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Building a (complex) 4K Video Editing Machine that's also Quiet


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Our 2010 2.93GHz 12-core MacPro with GTX 980ti couldn't edit complex 4K footage smoothly in Premiere Pro CC (in OSX El Capitan or Win10x64Pro). FCP X for the most part can handle medium complexity 4K (chroma key, multiple 4K streams at once, very high resolution stills (Ken Burns etc.). However, I'm quite a bit faster in PP CC, and I need to research plugins to replicate what I can do with Lumetri (if such a plugin exists). It was time to upgrade the video editing machine, and it seemed like building a Hackintosh would create a far faster machine than anything Apple currently has to offer.

The goal was to balance high performance with low noise on air cooling only (tricky!). Here's the machine:

  • Corsair Carbide Series 330R Blackout Edition Ultra-Silent Mid-Tower Case
  • ASUS X99-DELUXE II LGA 2011-v3 ATX Motherboard (ASUS has fancier boards however this appears to be just as fast)
  • Intel Core i7-6950X 3.0 GHz Ten-Core LGA 2011-v3 Extreme Edition Processor (have been buying or building dual CPU Xeons for over 10 years. The single chip high clock 10 core looked to be the best fit for video editing vs. lower clock more core Xeons)
  • Corsair Vengeance LPX 64GB (4x16GB) DDR4 3466 (PC4-27700) C16 with Airflow, Black CMK64GX4M4B3466C16
  • Noctua Dual Tower CPU Cooler for Intel LGA 2011-0/LGA 2011-3 Square ILM/1156/1155/1150 and AMD AM2/AM2+/AM3/3+,FM1/2 NH-D9L
  • Noctua AAO Frame Design, SSO2 Bearing Premium Quality Quite Fan NF-A9 PWM (Extra fan for CPU cooler)
  • ASUS GeForce GTX 1080 8GB ROG STRIX Graphics Card (STRIX-GTX1080-A8G-GAMING) (purchased over eVGA (normally favorite) due to heat issues with ACX 3 and the VRM chip)
  • Corsair ML120 Pro, 120mm Premium Magnetic Levitation Cooling Fan CO-9050040-WW (to replace rear case fan)
  • Corsair ML140, 140mm Premium Magnetic Levitation Fan (2-Pack) (to replace front fan and add additional fan to cool hard drives)
  • Samsung 2TB 960 PRO M.2 Internal SSD (fastest drive available (~3.5GB/s), for OS, Apps, temp projects)
  • WD 4TB Black 7200 rpm SATA III 3.5" Internal HDD (long term storage for video projects)
  • EVGA SuperNOVA 1000 P2 1000W Power Supply (higher quality PSU's increase component life and reliability)
  • Microsoft Windows 10 Pro (64-bit, OEM DVD) (lower cost than download!)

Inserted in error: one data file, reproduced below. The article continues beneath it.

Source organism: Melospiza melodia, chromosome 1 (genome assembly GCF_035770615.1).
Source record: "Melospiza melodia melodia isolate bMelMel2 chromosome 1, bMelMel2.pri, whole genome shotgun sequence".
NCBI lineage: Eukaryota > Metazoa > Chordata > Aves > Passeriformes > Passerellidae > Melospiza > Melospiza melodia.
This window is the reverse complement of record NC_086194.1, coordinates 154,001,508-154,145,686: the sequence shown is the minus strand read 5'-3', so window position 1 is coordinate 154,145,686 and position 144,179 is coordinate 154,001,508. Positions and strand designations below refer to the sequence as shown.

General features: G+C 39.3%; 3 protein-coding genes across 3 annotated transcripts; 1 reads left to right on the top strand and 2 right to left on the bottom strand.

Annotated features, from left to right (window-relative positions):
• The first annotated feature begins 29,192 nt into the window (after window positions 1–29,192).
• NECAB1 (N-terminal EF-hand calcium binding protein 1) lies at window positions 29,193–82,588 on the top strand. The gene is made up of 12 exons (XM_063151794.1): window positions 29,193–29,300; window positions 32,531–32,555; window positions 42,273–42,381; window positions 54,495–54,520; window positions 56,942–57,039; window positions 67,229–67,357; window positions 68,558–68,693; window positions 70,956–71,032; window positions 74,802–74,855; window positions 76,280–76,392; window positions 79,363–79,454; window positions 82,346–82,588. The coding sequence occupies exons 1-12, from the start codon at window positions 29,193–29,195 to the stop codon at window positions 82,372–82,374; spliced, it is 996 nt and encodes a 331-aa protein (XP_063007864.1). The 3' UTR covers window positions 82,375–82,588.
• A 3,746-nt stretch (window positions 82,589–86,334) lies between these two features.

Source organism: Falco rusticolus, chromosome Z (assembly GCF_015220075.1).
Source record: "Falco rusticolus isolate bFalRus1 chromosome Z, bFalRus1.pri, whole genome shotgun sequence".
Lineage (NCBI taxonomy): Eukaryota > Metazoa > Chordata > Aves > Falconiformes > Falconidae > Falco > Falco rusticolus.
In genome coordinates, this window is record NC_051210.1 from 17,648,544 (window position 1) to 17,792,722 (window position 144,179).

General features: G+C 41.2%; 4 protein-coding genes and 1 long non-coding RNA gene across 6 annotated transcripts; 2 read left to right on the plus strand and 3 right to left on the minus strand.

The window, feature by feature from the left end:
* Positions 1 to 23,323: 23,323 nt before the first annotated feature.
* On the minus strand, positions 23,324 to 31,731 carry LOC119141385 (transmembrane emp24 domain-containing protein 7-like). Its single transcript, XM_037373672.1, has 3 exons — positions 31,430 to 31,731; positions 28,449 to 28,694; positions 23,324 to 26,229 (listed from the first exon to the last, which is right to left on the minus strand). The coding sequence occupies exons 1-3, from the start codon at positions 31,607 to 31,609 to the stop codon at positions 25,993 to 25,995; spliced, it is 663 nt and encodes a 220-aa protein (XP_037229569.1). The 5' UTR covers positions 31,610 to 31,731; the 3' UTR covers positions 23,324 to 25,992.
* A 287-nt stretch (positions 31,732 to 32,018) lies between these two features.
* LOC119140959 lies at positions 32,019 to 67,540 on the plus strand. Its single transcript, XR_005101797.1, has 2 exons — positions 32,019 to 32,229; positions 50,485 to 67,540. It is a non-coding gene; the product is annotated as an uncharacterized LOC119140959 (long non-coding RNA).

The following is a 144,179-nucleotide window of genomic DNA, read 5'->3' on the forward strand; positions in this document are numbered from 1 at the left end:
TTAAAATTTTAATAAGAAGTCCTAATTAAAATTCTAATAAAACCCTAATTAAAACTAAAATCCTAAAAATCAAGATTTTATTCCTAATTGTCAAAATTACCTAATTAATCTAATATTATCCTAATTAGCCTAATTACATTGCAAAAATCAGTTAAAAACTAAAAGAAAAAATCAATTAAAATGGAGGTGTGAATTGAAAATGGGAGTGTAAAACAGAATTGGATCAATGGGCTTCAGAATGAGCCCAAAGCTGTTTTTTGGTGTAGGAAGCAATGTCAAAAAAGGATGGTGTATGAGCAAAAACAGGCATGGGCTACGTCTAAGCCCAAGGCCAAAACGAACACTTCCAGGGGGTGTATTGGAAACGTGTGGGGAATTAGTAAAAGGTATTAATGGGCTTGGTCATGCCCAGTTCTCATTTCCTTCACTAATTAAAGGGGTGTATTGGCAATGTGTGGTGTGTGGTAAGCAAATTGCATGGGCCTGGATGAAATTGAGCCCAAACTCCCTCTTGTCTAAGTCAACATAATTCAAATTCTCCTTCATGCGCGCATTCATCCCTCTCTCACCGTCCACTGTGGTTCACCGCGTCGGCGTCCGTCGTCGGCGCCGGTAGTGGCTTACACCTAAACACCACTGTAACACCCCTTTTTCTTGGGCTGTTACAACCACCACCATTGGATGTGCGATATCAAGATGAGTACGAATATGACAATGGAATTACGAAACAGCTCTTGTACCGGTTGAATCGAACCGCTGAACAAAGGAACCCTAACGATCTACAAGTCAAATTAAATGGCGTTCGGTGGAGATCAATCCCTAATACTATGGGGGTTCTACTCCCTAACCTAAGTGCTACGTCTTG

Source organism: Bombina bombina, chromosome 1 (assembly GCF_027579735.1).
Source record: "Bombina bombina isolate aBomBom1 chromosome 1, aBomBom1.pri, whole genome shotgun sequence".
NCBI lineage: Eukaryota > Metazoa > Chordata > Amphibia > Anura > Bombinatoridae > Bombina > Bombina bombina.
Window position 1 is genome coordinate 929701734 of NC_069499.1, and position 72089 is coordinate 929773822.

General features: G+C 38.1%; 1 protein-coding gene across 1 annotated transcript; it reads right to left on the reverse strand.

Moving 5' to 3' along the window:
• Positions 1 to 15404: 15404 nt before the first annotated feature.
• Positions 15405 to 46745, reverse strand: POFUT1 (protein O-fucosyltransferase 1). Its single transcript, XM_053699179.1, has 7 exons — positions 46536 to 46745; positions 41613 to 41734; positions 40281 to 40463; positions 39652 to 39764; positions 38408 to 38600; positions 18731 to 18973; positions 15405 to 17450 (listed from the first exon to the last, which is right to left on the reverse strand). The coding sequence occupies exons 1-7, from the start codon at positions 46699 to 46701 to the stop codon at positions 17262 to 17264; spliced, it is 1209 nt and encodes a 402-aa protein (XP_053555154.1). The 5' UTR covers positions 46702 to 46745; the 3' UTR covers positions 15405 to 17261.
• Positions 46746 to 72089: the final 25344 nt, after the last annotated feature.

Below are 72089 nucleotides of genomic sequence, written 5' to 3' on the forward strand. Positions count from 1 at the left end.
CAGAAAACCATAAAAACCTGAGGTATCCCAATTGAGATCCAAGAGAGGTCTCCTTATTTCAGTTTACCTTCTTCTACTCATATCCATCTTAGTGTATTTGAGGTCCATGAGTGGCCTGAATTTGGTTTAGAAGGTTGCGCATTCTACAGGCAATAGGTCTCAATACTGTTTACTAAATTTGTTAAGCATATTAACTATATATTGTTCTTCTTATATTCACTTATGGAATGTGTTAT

• SanDisk 16GB Extreme USB 3.0 Flash Drive (downloaded Win10 from Microsoft and used key from DVD to create USB installer)

I was able to get it stable at 3.96GHz (in turbo/boost) with core temps max around 65-69C (all fans running 100%, fan speed temp ramping tuned in bios). Memory was only stable at 2666 (so much for 3466 rating). It will run at 4-4.1GHz, however some cores temp spike to 80C, so is probably too much for this air cooling set up.

The latest NVidia drivers are still buggy with Premiere- the "black screen bug with Ultra key" is still present. I installed the latest CUDA development video driver figuring it might be more stable than the game-oriented drivers (black screen bug hasn't appeared in latest green screen project yet). 4K editing in software mode is pretty smooth (full res preview)! So if the GPU driver has severe bugs during a project I can switch to software mode and still work reasonably fast.

Windows 10's font rendering looks much crisper than El Capitan. Window rendering and overall GUI speed is also much faster- feels like you are working faster. Once Windows 10 checked out with Premiere Pro I dug a bit deeper into what it would take to install OSX (would test on a hard drive then replace with SSD). Here's the closest I found for this motherboard (uses apparently the same bios). Doable however a lot of time hunting down kext (kernel extensions) and trial and error. So for the time being the new machine is Windows only- I can access both machines through a USB switch for keyboard/mouse (monitors have dual inputs).

At idle this machine is nearly silent, much quieter than the 2010 MacPro. It's good to see that after 6 years there's been some progress in CPUs and memory (GPUs have had much more performance growth). The new NVMe PCI SSD drives are insanely fast, however 4K editing straight from a USB3 port and CFast 2.0 works fine (as does editing from a hard drive over SATA- not the bottleneck).

Hopefully this info will be helpful for anyone looking to build a fast and quiet 4K editing box.

 

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Looking at your build the only thing that stands out is the lack os separate drives. You'll need more than two if you want to edit 4K smoothly... I'd recommend 4. As for the "quiet" feature, going all SSD helps. I've only had SSDs for 3 years now and I'm very happy with the result: silent, fast and reliable. In fact, having four separate SSDs for editing you don't need them to be PCI-E, SATA would do -they are faster than required to edit 4K-.

I still cannot understand how come you old build could not handle 4K properly. I don't know if you had a configuration issue, an undetected bottleneck or if simply Premiere's performance is way worse on Mac, but 12 cores and a GTX 980ti should usually be enough.